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RE: The Chinese maritime surveillance system - 10/4/2016 11:29:14 PM   
magi

 

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That was very good.... thank you....

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RE: The Chinese maritime surveillance system - 10/5/2016 2:00:52 AM   
ExNusquam

 

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quote:

ORIGINAL: gosnold

Thanks for the feedback!

Regarding 1., I did not know moving targets are blurry on SAR images, but I looked it up and you are right, the high-resolution images of a fast ship would be deteriorated, making identification more difficult. Now SAR processing is kind of a black art and there might be ways to get rid of the blur if you really need to, so I wouldn't say ship moving ship ID is impossible with SAR.

For 2., I think carrier identification is very feasible with GF-4. If you look for a 330m-long CVN, you are looking for ships 6 to 7 pixels long. That means 300 to 350m, so you have aircraft carriers, oil supertankers and large container ships. The GF-4 sensor gives you colour + IR so you can ignore the ships that are not gray, that reduces the number of candidates considerably. Then you can discriminate on speed: the tankers and container ships rarely go over 20 knots, the carrier is the only one that can go 30 knots. Finally you can discriminate on course: the civilian ships will follow a constant heading, the carrier will change heading to have head-on winds during air operations. With all that I don't think you can mistake the carrier and the civilian ships.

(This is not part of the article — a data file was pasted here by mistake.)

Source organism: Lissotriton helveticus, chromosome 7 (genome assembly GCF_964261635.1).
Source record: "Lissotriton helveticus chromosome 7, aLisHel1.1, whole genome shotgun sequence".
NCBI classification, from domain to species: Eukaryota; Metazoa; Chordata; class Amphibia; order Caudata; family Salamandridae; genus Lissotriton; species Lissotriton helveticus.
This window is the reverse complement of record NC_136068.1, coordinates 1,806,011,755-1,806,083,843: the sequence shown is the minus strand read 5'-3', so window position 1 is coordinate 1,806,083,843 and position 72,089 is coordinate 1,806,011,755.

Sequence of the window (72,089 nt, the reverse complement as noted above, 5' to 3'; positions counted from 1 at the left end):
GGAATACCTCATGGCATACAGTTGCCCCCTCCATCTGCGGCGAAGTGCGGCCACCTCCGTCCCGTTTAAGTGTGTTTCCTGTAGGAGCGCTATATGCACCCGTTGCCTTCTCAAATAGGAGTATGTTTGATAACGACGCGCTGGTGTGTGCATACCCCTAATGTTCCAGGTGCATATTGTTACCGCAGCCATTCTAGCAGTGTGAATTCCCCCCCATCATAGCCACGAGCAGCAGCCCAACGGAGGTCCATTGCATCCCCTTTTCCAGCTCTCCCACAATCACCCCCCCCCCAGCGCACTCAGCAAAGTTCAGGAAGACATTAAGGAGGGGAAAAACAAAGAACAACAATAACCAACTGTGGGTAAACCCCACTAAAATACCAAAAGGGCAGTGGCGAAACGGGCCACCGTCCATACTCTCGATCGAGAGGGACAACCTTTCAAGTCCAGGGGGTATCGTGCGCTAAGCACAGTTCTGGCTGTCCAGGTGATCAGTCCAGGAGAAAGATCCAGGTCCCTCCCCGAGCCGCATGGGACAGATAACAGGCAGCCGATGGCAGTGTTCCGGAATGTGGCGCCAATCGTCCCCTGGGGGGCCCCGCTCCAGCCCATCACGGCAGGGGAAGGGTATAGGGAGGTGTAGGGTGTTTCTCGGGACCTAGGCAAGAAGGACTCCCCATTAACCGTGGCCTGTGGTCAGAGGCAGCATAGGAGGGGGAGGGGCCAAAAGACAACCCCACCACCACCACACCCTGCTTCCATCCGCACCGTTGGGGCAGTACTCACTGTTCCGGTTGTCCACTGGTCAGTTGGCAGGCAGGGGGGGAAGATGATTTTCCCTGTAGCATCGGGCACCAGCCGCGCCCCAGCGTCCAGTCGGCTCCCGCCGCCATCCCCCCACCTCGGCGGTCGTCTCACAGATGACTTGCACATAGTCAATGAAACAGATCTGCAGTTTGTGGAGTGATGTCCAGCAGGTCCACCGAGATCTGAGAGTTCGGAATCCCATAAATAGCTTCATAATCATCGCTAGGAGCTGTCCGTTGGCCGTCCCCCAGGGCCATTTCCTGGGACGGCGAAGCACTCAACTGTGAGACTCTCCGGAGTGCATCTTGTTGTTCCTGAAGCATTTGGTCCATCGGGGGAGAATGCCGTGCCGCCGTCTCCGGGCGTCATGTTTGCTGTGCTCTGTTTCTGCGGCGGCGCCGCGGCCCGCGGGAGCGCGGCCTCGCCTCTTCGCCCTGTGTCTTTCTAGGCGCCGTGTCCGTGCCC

Regarding 3., you are definitely right about that, cloud coverage has a major impact. Do you know a good resources to know cloud coverage over the course of a year? I'm looking for how much time the weather is completely overcast for several days at a time in the region, since that would make optical systems blind.




1. You can get rid of the blurring to a degree by reducing resolution. High-res SAR requires a larger (synthetic) aperture and so the target moves more while this occurs. By using a smaller aperture, the target is less blurry, but at lower resolution.

2. Has it been confirmed that the GF-4 has an MSI payload? The only stuff I've seen was that it was "visible light" which I interpreted as panchromatic. You are correct about the flight ops giving away the carrier, but if BLUFOR refrains from or minimizes displacement from PIM during flight ops, they will be harder to track. Here's an excellent piece (by a former Soviet Naval Officer) about attempting to kill US CVBGs; take note about the part where the Carriers will sail completely independently to confuse targeting.